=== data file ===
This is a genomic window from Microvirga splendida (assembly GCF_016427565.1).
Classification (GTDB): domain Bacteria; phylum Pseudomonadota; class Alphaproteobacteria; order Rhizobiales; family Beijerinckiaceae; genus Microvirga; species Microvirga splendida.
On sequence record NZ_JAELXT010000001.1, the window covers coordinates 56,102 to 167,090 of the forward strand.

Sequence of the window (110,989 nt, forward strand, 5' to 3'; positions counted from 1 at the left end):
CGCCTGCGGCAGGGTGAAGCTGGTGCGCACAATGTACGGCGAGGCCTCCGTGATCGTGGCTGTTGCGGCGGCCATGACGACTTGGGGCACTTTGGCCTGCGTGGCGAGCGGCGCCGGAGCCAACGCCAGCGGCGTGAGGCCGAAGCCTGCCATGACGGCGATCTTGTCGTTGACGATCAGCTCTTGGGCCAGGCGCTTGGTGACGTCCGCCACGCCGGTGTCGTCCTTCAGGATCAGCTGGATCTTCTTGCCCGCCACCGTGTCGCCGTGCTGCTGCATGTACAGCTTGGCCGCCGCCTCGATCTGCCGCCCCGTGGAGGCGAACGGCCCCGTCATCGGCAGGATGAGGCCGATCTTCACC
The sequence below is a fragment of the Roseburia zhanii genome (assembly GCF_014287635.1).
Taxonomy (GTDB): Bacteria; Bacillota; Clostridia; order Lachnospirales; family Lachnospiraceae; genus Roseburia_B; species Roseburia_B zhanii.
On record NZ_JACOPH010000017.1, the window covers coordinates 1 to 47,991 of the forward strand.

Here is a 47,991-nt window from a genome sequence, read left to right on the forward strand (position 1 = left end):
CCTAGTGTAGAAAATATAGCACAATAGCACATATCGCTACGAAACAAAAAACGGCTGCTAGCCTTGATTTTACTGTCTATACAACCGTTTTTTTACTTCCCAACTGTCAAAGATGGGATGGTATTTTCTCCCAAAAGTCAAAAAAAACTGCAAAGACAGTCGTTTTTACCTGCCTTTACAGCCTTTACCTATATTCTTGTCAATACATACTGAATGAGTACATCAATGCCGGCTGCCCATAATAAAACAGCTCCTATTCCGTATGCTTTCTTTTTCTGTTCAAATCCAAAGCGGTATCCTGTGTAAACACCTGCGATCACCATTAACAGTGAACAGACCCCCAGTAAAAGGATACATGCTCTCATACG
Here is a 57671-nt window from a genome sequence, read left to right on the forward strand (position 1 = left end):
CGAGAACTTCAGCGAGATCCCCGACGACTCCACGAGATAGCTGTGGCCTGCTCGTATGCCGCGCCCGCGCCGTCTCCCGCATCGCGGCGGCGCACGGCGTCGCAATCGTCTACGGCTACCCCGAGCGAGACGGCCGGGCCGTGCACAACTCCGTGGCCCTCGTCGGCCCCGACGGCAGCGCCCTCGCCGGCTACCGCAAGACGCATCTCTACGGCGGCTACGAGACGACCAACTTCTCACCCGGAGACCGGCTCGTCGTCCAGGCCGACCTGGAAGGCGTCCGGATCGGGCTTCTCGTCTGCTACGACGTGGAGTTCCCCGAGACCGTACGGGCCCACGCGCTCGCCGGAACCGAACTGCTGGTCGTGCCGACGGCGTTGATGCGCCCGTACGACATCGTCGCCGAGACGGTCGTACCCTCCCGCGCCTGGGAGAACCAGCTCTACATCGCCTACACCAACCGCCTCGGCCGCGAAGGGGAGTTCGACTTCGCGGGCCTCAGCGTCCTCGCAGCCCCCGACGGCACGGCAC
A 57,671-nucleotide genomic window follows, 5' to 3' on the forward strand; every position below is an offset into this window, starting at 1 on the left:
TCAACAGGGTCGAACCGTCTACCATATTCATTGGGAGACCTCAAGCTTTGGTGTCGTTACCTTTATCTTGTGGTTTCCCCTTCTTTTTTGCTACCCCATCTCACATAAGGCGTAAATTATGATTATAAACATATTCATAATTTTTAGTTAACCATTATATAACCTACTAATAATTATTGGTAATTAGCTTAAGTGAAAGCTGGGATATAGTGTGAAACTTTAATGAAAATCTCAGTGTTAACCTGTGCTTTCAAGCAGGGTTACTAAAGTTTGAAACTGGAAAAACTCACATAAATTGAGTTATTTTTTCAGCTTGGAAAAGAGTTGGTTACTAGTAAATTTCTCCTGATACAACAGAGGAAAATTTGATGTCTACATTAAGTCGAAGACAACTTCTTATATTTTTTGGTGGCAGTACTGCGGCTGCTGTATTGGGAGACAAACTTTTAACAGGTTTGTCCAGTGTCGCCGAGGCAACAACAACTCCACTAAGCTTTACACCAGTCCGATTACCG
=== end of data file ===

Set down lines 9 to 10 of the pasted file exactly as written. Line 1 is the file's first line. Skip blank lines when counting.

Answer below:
Here is a 47,991-nt window from a genome sequence, read left to right on the forward strand (position 1 = left end):
CCTAGTGTAGAAAATATAGCACAATAGCACATATCGCTACGAAACAAAAAACGGCTGCTAGCCTTGATTTTACTGTCTATACAACCGTTTTTTTACTTCCCAACTGTCAAAGATGGGATGGTATTTTCTCCCAAAAGTCAAAAAAAACTGCAAAGACAGTCGTTTTTACCTGCCTTTACAGCCTTTACCTATATTCTTGTCAATACATACTGAATGAGTACATCAATGCCGGCTGCCCATAATAAAACAGCTCCTATTCCGTATGCTTTCTTTTTCTGTTCAAATCCAAAGCGGTATCCTGTGTAAACACCTGCGATCACCATTAACAGTGAACAGACCCCCAGTAAAAGGATACATGCTCTCATACG